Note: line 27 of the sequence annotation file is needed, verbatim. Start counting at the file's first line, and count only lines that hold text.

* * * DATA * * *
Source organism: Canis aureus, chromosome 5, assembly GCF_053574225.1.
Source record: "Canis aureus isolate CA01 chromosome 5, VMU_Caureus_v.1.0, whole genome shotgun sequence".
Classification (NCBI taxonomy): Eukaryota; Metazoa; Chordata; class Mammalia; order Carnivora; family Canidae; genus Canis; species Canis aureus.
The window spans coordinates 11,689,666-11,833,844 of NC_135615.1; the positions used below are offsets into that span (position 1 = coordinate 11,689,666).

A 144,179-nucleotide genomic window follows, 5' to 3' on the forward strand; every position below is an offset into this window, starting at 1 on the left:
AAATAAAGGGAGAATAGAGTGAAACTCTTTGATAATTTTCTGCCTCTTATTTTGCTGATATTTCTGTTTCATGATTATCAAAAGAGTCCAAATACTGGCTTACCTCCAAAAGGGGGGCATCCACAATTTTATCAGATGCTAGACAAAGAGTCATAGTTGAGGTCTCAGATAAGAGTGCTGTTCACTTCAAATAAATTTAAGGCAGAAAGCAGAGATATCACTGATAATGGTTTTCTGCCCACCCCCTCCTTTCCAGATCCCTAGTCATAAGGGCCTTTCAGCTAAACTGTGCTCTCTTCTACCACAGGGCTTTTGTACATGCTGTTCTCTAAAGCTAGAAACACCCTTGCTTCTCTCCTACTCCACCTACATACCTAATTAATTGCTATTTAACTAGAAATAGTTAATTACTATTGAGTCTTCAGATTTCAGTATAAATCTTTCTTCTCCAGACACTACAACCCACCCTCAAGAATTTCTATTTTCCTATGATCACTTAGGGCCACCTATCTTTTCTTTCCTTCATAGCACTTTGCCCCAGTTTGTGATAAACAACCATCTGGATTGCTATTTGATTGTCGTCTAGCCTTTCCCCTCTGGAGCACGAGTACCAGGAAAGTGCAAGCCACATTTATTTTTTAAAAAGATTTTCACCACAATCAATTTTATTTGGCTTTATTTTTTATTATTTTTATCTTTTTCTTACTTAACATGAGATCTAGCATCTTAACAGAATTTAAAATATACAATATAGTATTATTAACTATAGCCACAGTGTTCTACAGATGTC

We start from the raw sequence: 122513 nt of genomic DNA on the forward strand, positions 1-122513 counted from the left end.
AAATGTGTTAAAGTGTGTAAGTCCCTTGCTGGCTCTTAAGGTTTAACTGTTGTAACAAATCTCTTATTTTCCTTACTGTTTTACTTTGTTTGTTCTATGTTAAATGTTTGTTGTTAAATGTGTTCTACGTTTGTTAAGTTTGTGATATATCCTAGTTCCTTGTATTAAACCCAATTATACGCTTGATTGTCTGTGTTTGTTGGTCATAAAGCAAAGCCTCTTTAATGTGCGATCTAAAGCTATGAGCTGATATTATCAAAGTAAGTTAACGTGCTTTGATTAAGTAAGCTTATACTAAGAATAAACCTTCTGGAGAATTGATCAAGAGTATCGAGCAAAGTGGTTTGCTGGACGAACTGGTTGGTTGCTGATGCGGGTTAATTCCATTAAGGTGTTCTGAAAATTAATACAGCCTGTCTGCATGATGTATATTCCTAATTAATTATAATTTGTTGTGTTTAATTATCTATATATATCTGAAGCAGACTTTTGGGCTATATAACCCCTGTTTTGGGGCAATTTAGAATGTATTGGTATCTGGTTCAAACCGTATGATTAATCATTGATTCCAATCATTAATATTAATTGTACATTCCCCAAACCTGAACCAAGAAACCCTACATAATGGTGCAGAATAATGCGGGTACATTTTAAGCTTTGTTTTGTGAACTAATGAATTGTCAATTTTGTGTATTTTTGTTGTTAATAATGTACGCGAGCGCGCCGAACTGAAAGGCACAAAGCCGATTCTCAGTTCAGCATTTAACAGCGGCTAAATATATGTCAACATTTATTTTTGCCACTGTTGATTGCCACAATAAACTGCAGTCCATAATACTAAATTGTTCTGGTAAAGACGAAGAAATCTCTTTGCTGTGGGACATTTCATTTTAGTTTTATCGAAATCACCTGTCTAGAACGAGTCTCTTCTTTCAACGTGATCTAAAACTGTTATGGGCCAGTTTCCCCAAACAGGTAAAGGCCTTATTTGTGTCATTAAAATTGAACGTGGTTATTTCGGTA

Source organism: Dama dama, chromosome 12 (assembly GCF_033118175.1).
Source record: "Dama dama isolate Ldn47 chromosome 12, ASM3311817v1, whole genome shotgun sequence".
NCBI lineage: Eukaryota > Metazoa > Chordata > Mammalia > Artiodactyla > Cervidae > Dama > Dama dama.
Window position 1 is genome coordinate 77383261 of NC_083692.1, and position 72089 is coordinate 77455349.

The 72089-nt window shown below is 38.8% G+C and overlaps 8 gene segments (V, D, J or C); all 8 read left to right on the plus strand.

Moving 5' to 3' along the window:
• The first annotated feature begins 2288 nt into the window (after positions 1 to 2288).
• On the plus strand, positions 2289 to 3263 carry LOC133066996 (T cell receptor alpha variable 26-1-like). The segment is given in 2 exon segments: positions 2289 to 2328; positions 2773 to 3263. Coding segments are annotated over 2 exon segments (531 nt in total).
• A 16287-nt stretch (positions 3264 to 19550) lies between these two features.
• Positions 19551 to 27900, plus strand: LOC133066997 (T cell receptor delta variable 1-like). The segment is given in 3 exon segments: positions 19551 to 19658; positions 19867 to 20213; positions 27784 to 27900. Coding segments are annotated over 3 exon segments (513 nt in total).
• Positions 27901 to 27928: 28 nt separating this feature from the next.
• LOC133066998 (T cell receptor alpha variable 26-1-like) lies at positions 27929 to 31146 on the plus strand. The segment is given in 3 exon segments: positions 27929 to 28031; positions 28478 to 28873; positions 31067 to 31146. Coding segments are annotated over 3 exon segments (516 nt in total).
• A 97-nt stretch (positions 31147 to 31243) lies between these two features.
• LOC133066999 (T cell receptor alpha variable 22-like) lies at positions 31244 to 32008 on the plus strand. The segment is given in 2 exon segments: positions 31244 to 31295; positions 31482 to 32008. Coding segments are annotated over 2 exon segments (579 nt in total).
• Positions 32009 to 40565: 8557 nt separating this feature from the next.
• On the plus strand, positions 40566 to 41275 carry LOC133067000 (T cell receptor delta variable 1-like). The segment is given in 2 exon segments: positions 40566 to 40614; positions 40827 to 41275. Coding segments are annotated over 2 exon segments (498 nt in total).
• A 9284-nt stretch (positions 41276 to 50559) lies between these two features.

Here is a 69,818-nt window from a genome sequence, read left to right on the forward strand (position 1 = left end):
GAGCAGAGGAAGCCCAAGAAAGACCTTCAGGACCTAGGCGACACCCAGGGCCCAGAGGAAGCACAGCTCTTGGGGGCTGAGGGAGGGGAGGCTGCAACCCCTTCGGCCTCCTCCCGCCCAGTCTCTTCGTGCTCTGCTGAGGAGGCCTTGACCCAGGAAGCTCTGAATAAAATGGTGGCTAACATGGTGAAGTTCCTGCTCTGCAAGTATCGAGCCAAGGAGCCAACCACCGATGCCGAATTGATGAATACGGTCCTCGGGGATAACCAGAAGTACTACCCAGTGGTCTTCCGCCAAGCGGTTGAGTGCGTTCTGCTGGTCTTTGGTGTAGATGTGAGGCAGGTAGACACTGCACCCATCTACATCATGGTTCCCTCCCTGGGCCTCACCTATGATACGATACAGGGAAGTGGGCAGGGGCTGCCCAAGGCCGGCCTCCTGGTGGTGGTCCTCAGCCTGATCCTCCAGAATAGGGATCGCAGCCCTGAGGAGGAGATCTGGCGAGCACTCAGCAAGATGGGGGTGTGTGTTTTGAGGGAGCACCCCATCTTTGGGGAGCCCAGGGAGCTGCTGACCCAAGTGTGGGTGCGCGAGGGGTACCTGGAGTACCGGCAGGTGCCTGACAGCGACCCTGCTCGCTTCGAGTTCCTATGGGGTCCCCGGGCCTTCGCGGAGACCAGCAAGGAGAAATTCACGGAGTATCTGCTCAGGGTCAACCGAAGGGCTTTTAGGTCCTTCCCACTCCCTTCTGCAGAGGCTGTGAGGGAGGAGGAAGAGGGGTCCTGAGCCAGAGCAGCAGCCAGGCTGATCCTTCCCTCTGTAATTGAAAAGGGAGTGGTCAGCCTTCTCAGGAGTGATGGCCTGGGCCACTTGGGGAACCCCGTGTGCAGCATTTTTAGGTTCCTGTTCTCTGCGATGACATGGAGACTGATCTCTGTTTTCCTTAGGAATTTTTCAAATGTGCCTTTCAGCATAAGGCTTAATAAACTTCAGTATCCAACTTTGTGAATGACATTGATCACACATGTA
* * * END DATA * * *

GAGCAGAGGAAGCCCAAGAAAGACCTTCAGGACCTAGGCGACACCCAGGGCCCAGAGGAAGCACAGCTCTTGGGGGCTGAGGGAGGGGAGGCTGCAACCCCTTCGGCCTCCTCCCGCCCAGTCTCTTCGTGCTCTGCTGAGGAGGCCTTGACCCAGGAAGCTCTGAATAAAATGGTGGCTAACATGGTGAAGTTCCTGCTCTGCAAGTATCGAGCCAAGGAGCCAACCACCGATGCCGAATTGATGAATACGGTCCTCGGGGATAACCAGAAGTACTACCCAGTGGTCTTCCGCCAAGCGGTTGAGTGCGTTCTGCTGGTCTTTGGTGTAGATGTGAGGCAGGTAGACACTGCACCCATCTACATCATGGTTCCCTCCCTGGGCCTCACCTATGATACGATACAGGGAAGTGGGCAGGGGCTGCCCAAGGCCGGCCTCCTGGTGGTGGTCCTCAGCCTGATCCTCCAGAATAGGGATCGCAGCCCTGAGGAGGAGATCTGGCGAGCACTCAGCAAGATGGGGGTGTGTGTTTTGAGGGAGCACCCCATCTTTGGGGAGCCCAGGGAGCTGCTGACCCAAGTGTGGGTGCGCGAGGGGTACCTGGAGTACCGGCAGGTGCCTGACAGCGACCCTGCTCGCTTCGAGTTCCTATGGGGTCCCCGGGCCTTCGCGGAGACCAGCAAGGAGAAATTCACGGAGTATCTGCTCAGGGTCAACCGAAGGGCTTTTAGGTCCTTCCCACTCCCTTCTGCAGAGGCTGTGAGGGAGGAGGAAGAGGGGTCCTGAGCCAGAGCAGCAGCCAGGCTGATCCTTCCCTCTGTAATTGAAAAGGGAGTGGTCAGCCTTCTCAGGAGTGATGGCCTGGGCCACTTGGGGAACCCCGTGTGCAGCATTTTTAGGTTCCTGTTCTCTGCGATGACATGGAGACTGATCTCTGTTTTCCTTAGGAATTTTTCAAATGTGCCTTTCAGCATAAGGCTTAATAAACTTCAGTATCCAACTTTGTGAATGACATTGATCACACATGTA